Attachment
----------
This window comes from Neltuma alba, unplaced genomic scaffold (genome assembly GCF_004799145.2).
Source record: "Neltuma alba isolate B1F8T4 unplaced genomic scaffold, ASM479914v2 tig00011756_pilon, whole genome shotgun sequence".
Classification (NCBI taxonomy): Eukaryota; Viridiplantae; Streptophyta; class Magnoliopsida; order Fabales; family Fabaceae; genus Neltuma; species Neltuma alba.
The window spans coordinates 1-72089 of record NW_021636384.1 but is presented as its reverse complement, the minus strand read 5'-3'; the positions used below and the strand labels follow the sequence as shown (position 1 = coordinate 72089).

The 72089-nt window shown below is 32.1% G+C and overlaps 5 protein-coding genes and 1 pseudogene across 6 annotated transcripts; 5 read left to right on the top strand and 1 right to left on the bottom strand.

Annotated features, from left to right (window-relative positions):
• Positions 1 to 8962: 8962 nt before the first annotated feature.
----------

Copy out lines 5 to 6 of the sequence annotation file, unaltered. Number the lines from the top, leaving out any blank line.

The 72089-nt window shown below is 32.1% G+C and overlaps 5 protein-coding genes and 1 pseudogene across 6 annotated transcripts; 5 read left to right on the top strand and 1 right to left on the bottom strand.

Annotated features, from left to right (window-relative positions):